Niblets is an all-too-occasional feature on the ins and outs of the Eugene food scene. Syndicate me? You know you want to. Or, if you don’t own a magazine or newspaper or media outlet, join Facebook and friend me there for updates about many more local events than I can post here on the blog.
Today, it’s all about Olivo Tapas. We had an achingly delicious meal there yesterday, reminiscent of times past at Soubise and Rabbit Bistro. Chef Alejandro Cruz was trained by Chef Gabe Gil, and it shows in his flavors, presentation, details, and sheer joy in the kitchen. We opted for the chef’s tasting menu and watched him in the open kitchen smiling his way through the service. Such a lovely thing to behold, a man who loves to cook and does it well.
The menu was at once unusual and comforting, “relateable,” as my students might say. We had two oysters with a slightly spicy lemon-tabasco granita to start that were delicious but could have been even colder. I’ve grown obsessed with icy oysters in my old age; not sure what’s up with that. The oysters were followed by that sublime combination of watermelon and tomato, kept lively by little bits of cured salmon and pecorino and basil, then a perfectly fresh medium rare fan of albacore with a green olive sauce on squash succotash (corn, tomatoes, and a surprise of summer chanterelles). Colors and flavors popped all over the place. Pork belly over slightly too al dente white beans was utterly enchanted by cilantro; I didn’t want the plate to end. As my dining companion said, “I could go for a do-over on this!”
And the best of all? The pictured dessert. Like a molecular gastronomist’s dream of a deconstructed crisp with cream, oh my. Pecorino custard with charred peaches and crumbled cinnamon Japanese-pan churros (which I happened to recognize because Masa gave me a taste last time I was there). So. Good. Sigh.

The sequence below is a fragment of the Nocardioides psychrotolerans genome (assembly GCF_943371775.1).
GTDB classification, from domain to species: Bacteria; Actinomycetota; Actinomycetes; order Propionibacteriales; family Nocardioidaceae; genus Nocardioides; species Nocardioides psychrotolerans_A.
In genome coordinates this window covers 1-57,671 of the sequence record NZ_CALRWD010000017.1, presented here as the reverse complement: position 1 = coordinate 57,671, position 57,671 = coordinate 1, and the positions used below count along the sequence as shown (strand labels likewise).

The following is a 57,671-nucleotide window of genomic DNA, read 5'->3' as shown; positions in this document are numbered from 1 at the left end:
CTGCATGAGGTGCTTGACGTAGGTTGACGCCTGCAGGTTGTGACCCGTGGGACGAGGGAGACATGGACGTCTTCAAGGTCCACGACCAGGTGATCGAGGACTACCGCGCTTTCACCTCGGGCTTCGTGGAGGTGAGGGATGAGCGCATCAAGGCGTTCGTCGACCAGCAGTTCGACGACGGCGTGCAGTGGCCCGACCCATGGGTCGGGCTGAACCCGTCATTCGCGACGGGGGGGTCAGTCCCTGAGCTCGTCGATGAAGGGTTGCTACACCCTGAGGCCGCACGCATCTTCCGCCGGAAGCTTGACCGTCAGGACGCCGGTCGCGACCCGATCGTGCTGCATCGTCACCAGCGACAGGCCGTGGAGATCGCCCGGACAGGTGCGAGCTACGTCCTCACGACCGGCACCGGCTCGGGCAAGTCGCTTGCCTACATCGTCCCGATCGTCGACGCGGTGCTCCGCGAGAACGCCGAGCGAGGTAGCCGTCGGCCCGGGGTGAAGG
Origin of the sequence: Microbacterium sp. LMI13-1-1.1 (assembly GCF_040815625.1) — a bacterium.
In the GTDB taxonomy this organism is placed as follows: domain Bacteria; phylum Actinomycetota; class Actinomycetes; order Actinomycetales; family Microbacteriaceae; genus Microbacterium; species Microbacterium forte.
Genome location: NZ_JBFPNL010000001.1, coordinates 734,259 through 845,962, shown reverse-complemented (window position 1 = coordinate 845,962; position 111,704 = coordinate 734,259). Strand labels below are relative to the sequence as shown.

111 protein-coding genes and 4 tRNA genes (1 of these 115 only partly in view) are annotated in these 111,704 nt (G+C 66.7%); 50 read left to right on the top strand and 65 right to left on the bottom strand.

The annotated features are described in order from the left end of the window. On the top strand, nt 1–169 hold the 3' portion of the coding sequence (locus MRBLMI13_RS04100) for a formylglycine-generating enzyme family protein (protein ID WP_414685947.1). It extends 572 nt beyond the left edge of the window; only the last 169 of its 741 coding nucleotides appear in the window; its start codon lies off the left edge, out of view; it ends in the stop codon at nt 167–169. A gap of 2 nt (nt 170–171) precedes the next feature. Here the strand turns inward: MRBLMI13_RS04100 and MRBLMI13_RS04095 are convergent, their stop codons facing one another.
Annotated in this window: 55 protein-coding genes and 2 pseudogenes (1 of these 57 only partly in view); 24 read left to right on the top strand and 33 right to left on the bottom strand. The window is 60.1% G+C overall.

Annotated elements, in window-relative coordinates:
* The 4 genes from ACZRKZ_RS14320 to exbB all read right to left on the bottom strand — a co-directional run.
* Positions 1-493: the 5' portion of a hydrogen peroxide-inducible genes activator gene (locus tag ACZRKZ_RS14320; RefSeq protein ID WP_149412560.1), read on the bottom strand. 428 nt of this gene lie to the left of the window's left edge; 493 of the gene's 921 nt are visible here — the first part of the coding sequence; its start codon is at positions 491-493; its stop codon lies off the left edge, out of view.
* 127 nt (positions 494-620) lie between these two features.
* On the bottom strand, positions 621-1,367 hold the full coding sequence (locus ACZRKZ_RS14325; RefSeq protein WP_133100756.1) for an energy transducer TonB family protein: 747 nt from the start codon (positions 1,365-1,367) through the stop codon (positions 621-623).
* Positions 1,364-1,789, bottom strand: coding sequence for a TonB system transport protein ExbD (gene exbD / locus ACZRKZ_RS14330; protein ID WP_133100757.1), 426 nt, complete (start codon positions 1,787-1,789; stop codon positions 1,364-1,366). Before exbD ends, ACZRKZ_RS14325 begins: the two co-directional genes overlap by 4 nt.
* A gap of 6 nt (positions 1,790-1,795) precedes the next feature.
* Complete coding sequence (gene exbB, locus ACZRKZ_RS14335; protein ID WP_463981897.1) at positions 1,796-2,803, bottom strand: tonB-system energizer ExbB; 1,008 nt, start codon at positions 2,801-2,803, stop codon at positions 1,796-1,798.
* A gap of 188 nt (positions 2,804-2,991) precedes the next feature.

The menu’s available all weekend, so hurry down and try it. Nice, simple wine list, too (we sampled very different but equally good glasses of white bordeaux and pinot gris. Maybe when it’s ready they’ll add this year’s William Rose rosé?
Check out my photo album for more snaps of the fabulous food and more information about the restaurant.
We also stopped by the new Oregon Electric Station for a quick cocktail before dinner. Charming host and barkeeps trying hard. I was delighted to run into bartender James West there, who will be presiding over the smaller bar with a specialty menu in the east room off the main dining hall, open officially on Monday. I’ll be glad to see him back in action. Food menu for the OES? Well, it’s large and varied, with an unfortunate collection of customer favorites from the old OES (think coconut shrimp, or rather don’t). Happy to see several varieties of ‘carpaccio’ offered, including beef, salmon, beet, and lobster. And more types of fettucine alfredo than one can shake a stick at. Way too much Maine lobster for a local restaurant with access to Dungeness crab, IMO, and ahi instead of albacore tuna (egads, in season!) but let’s give them a chance to learn our local.
I haven’t had the chance to patronize the new Elk Horn Brewery, run by Chef Stephen Sheehan of Delacata, because it was overrun by fans in its first few days of business. I’ll wait for the chaos to settle, but I admire them for putting an elk burger on the menu with all their fried delicacies.
I *have* had the chance to eat sweet corn honey butter ice cream in this neverending-nineties weather. The patio at Friendly Street Market is the nicest casual outdoor dining space I’ve seen in a while in this little ol’ town, and Red Wagon Creamery’s new scoopery inside the market is perfect.
And last but not least: I’ve urged you to always get the specials, especially the fish tacos, but the sangria special at Tacovore is a must-try. It’s the best sangria I’ve had in a long time. Thanks, bartender Amy Hand!